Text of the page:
3 years ago

Toward a methodical framework for comprehensively assessing forest multifunctionality

Toward a methodical framework for comprehensively assessing forest multifunctionality
Philipp Goebes, Walter Durka, Jessica Gutknecht, Bo Yang, Lydia Hönig, Helge Bruelheide, Markus S. Germany, Bernhard Schmid, Ricarda Prinz, Steffen Seitz, Christian Wirth, Christina Weißbecker, Xuefei Yang, Christoph Zacharias Hahn, Juliet A. Blum, Tobias Proß, Thomas Scholten, Karsten Schmidt, Ying Li, Alexandra-Maria Klein, Sabine Both, Keping Ma, Andreas Schuldt, Peter Kühn, David Eichenberg, Michael Scherer-Lorenzen, Markus Fischer, Alexandra Erfmeier, Sylvia Haider, Katrin N. Leppert, Yuanyuan Huang, Erik Welk, Nadia Castro-Izaguirre, Werner Härdtle, Matthias Kunz, Xiaojuan Liu, Christian Geißler, Michael Staab, Andy Hector, Douglas Chesters, Jürgen Bauhus, Katherina A. Pietsch, Tesfaye Wubet, Goddert Oheimb, Pascal A. Niklaus, Zhengshan Song, Jin-Sheng He, Stefan Trogisch, Chao-Dong Zhu, Zhiqin Pei, François Buscot
Biodiversity–ecosystem functioning (BEF) research has extended its scope from communities that are short-lived or reshape their structure annually to structurally complex forest ecosystems. The establishment of tree diversity experiments poses specific methodological challenges for assessing the multiple functions provided by forest ecosystems. In particular, methodological inconsistencies and nonstandardized protocols impede the analysis of multifunctionality within, and comparability across the increasing number of tree diversity experiments. By providing an overview on key methods currently applied in one of the largest forest biodiversity experiments, we show how methods differing in scale and simplicity can be combined to retrieve consistent data allowing novel insights into forest ecosystem functioning. Furthermore, we discuss and develop recommendations for the integration and transferability of diverse methodical approaches to present and future forest biodiversity experiments. We identified four principles that should guide basic decisions concerning method selection for tree diversity experiments and forest BEF research: (1) method selection should be directed toward maximizing data density to increase the number of measured variables in each plot. (2) Methods should cover all relevant scales of the experiment to consider scale dependencies of biodiversity effects. (3) The same variable should be evaluated with the same method across space and time for adequate larger-scale and longer-time data analysis and to reduce errors due to changing measurement protocols. (4) Standardized, practical and rapid methods for assessing biodiversity and ecosystem functions should be promoted to increase comparability among forest BEF experiments. We demonstrate that currently available methods provide us with a sophisticated toolbox to improve a synergistic understanding of forest multifunctionality. However, these methods require further adjustment to the specific requirements of structurally complex and long-lived forest ecosystems. By applying methods connecting relevant scales, trophic levels, and above- and belowground ecosystem compartments, knowledge gain from large tree diversity experiments can be optimized. By providing an overview on key methods currently applied in one of the largest forest biodiversity experiments, we show how methods differing in scale and simplicity can be combined to retrieve consistent data allowing novel insights into forest ecosystem functioning. Furthermore, we discuss and develop recommendations for the integration and transferability of the methods we implemented to present and future forest biodiversity experiments. By applying methods connecting relevant scales, trophic levels, and above- and belowground ecosystem compartments, knowledge gain from large tree diversity experiments can be optimized.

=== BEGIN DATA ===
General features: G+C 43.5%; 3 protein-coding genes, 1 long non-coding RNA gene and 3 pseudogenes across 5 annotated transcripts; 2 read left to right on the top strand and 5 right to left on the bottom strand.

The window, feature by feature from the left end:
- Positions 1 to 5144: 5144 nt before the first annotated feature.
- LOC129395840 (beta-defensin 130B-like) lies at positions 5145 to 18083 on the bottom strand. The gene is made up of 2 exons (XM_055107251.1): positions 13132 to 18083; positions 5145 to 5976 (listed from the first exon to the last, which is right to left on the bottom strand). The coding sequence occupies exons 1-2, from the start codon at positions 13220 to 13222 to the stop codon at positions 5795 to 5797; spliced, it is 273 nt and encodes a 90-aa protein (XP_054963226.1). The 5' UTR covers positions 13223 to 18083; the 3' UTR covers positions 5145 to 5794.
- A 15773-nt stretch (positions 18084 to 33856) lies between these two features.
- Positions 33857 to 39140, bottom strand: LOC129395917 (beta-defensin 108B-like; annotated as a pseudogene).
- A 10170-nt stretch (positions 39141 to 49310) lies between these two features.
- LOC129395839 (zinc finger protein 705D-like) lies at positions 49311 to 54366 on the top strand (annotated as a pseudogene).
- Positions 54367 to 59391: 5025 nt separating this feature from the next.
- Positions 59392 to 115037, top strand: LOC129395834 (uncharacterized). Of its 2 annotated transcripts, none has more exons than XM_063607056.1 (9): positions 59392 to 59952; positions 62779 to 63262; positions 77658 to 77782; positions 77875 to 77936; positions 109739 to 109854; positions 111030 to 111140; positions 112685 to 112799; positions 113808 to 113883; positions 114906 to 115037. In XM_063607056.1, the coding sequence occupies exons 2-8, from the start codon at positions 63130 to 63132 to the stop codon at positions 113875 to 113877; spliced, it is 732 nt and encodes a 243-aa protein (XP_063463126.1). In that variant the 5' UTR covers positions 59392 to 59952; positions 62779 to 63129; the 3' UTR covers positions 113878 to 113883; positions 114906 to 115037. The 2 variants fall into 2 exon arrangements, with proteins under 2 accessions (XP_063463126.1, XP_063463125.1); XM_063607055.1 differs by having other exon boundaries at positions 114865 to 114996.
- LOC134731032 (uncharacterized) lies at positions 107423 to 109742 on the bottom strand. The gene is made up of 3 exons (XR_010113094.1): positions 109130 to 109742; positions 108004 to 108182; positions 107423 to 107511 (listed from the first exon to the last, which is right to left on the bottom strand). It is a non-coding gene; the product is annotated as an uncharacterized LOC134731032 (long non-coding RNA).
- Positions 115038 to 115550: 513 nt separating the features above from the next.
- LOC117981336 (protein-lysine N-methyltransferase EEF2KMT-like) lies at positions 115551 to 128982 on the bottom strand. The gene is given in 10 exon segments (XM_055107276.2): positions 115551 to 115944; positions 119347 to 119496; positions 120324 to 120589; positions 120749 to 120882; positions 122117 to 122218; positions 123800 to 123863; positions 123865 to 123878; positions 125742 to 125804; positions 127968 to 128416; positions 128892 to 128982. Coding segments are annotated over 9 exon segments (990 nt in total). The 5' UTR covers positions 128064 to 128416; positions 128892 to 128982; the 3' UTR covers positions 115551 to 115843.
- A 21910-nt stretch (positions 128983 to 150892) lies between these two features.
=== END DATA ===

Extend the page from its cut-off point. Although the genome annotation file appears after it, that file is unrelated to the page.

Publisher URL: http://onlinelibrary.wiley.com/resolve/doi

DOI: 10.1002/ece3.3488

You might also like
Discover & Discuss Important Research

Keeping up-to-date with research can feel impossible, with papers being published faster than you'll ever be able to read them. That's where Researcher comes in: we're simplifying discovery and making important discussions happen. With over 19,000 sources, including peer-reviewed journals, preprints, blogs, universities, podcasts and Live events across 10 research areas, you'll never miss what's important to you. It's like social media, but better. Oh, and we should mention - it's free.

  • Download from Google Play
  • Download from App Store
  • Download from AppInChina

Researcher displays publicly available abstracts and doesn’t host any full article content. If the content is open access, we will direct clicks from the abstracts to the publisher website and display the PDF copy on our platform. Clicks to view the full text will be directed to the publisher website, where only users with subscriptions or access through their institution are able to view the full article.